Care for “maintenance-free” batteries
Even though the effort is lower: Your batteries also want to be regularly inspected – and they should be, to help you avoid surprises.
Tips for optimal battery care
Battery self-discharge, vehicle standby currents and a negative vehicle charge level (insufficient charge) could all lead to battery drain and start-up failure. The latter is by far the most frequent cause of failure.
What you can look for:
The battery’s surface should always be clean and dry. Otherwise leakage currents that additionally contribute to battery drainage could form.
Battery and cable connections must be inspected for tight fit at regular intervals and retightened if necessary.
Cable connections should always be clean and well-greased. If necessary, they should be cleaned and greased.
The liquid level in batteries with sealing plugs should be inspected at regular intervals.
If it is too low, only distilled water can be used to top it up to the maximum acid level mark or 15 mm above the plate’s upper edge. Never top up the acid!
Do not use batteries in the drained or partially drained state – this is the only way to prevent sulfation. Sulfation leads to a shortened battery service life.
The acid density in the cells is constantly reduced, whether a battery is used or stored. This is a completely normal process.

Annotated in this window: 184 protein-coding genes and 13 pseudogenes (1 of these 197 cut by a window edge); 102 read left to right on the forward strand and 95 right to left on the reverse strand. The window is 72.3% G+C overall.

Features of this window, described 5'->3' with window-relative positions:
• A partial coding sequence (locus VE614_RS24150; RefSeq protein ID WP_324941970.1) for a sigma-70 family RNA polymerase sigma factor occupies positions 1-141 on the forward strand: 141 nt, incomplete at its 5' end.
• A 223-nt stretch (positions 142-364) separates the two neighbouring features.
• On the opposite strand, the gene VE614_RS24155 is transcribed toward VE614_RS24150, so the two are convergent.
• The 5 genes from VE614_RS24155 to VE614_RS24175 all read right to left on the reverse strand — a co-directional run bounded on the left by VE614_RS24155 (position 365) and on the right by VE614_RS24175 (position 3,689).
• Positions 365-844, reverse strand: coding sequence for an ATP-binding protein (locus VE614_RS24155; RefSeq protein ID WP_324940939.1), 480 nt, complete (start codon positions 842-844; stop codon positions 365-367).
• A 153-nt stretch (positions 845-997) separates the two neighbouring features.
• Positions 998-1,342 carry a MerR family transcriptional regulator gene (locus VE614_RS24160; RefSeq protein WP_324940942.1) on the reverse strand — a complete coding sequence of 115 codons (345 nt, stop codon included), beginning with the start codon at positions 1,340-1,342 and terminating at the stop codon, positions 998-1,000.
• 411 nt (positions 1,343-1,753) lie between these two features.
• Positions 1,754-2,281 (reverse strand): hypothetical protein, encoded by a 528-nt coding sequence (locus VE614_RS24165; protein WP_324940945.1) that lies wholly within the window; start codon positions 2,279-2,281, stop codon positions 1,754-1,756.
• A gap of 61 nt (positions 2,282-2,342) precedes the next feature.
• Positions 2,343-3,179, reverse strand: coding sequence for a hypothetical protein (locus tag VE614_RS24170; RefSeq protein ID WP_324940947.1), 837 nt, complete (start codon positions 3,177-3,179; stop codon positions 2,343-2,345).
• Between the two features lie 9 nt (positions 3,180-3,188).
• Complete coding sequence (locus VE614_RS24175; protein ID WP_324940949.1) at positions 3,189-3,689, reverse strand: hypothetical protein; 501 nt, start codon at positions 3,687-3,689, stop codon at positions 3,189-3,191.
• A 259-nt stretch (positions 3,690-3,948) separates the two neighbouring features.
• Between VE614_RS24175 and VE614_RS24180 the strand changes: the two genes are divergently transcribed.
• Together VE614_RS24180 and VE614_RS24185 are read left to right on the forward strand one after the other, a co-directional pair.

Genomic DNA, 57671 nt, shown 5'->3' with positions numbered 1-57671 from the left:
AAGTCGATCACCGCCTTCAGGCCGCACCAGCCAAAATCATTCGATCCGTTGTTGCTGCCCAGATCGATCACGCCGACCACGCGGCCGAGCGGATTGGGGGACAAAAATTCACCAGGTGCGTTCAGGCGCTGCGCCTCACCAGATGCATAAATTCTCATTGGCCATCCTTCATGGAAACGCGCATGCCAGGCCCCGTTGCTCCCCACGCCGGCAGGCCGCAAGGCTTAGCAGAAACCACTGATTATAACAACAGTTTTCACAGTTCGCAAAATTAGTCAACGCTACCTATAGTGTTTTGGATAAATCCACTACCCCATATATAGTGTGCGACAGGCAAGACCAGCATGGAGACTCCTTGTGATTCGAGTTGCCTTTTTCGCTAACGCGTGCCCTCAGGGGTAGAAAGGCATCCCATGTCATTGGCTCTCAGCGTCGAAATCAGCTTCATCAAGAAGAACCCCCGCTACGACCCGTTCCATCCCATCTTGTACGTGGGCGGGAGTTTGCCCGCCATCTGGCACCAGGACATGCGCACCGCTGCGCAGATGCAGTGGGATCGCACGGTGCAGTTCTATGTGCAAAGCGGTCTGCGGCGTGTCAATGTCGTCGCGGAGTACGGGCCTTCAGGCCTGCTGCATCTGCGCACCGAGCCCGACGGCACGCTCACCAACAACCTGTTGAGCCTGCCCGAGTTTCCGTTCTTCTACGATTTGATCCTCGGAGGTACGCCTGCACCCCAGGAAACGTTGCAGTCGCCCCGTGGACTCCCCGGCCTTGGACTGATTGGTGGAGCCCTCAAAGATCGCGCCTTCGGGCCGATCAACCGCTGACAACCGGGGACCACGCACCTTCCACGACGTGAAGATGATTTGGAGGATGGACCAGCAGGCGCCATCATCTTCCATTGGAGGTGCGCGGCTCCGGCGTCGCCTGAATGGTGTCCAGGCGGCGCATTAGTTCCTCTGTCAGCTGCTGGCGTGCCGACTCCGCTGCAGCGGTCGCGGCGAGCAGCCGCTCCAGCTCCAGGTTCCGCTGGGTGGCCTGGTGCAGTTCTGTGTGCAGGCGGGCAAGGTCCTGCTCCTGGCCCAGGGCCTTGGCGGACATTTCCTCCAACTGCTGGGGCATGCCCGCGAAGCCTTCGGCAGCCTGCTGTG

Electrical loads in vehicles, standby currents and self-discharge ensure that the charge level of batteries steadily decreases. If this takes place over a longer period of time without adequately recharging the battery, parts of the active mass become inactive. The consequences range from power and capacity loss and start failure to complete battery failure.
With a fully charged battery, you extend the service life and ensure optimal functionality and performance, an adequate power supply and reliable vehicle start-up.
In the figure, you can see what battery sulfation looks like: due to an insufficient charge level, parts of the active mass have become inactive and the output and capacity loss have reduced the battery’s start-up power. Possible causes include: defective alternator, lots of short-haul trips, too many electric loads, corroded poles or terminal clamps, an incorrect charging method or a charging voltage that is too low.
When batteries should be charged
At regular intervals, check your battery’s charge level. Various testing devices and voltage testers for determining the charge level are available. A fully charged battery has an open-circuit voltage of 12.70 volts (acid density 1.28 kg/l). When the open-circuit voltage drops below 12.40 volts at the latest (acid density below 1.22 kg/l) the battery must be recharged. To protect against insufficient charge levels, you should recharge your battery twice a year. This will extend its service life and prevent premature failures.